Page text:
The tree was silent until the pruning was finished and then he saw the young man walk away expecting a look or a gesture of gratitude that never came.
With its trunk bare, the tree dried up. He was too old to regrow branches and leaves to feed him. Maybe that’s why, because he was already old, when he saw it coming, years later, he only said:
Hello there. What do you need this time?
I want to travel. But what can you do? You no longer have branches or fruits that can be used to sell, as before.
“What does it matter, son,” said the tree, “you can cut my trunk. with it, you may be able to build a canoe to travel the world at your leisure.”
“Good idea,” said the man.
Hours later he returned with an ax and cut down the tree. He made his canoe and left.
Only the small stump at ground level remained of the old tree. They say that the tree is still waiting for its friend to return to tell him about his journey.
He does not realize that he will not return. The boy has grown up, but sadly he has become a man of those who never go where there is nothing to drink. The tree waits, empty, although it knows that it has nothing more to give.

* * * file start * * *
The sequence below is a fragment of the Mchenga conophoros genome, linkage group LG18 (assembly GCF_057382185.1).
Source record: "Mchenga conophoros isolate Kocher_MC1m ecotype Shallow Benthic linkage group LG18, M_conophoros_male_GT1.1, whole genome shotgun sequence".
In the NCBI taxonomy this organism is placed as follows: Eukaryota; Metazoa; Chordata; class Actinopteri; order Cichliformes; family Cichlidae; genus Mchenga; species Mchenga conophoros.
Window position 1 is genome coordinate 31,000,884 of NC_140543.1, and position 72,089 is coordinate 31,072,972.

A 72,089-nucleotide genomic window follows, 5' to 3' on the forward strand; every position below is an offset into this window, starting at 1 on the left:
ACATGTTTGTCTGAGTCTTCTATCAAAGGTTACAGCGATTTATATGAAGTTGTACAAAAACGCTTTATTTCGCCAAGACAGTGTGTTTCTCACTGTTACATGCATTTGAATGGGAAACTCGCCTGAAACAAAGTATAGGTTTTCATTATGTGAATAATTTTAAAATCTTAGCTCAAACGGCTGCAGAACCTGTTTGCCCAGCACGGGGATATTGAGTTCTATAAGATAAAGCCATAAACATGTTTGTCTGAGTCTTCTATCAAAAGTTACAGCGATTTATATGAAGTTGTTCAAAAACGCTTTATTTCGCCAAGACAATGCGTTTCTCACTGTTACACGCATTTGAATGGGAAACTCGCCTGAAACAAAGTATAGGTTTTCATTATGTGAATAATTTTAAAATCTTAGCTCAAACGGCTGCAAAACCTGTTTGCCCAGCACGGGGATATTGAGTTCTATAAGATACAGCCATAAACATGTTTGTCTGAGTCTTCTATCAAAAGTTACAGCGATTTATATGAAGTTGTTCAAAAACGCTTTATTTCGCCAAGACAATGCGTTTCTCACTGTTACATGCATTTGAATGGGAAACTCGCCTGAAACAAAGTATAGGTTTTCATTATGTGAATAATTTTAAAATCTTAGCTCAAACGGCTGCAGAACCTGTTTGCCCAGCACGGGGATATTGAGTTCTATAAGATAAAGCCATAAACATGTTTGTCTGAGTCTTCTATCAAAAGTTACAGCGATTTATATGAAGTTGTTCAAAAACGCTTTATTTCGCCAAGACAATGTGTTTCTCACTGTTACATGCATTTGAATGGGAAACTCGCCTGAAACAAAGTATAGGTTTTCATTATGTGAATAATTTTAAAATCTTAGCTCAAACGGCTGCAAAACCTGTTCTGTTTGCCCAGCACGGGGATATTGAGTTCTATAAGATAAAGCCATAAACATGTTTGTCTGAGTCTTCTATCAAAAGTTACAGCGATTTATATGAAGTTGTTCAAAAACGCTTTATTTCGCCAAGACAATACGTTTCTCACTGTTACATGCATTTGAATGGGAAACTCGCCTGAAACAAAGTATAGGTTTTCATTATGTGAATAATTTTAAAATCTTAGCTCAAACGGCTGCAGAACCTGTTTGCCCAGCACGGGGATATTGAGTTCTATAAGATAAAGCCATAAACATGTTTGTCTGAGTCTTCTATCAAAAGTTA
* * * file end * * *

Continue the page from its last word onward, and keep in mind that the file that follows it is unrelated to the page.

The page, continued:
WANTING WITHOUT DEPENDING ON THE PARTNER
The tree and the man in the story show very different forms of love.
In any case, there will be different ways of loving, and these ways of expressing what I feel will depend more on who I am than on how much I want.
There will be good and healthy loves, which are those felt by those with good and healthy hearts. And there will also be unhealthy loves, that of the incapable, that of the manipulators, that of the possessive, that of the dependents, that of those who never realized that the greatest value of someone being appears when one realizes that That I could choose to be gone
Perhaps what has been said could be synthesized by establishing that those who have learned to love do not depend on the person they love, but neither do they allow her to depend on them, because they know that on either side of the chain, the slave and the master are victims. slavery and reject it outright. Those who know and feel true love give themselves without forgetting their right to set limits and they pretend to be loved in the same way.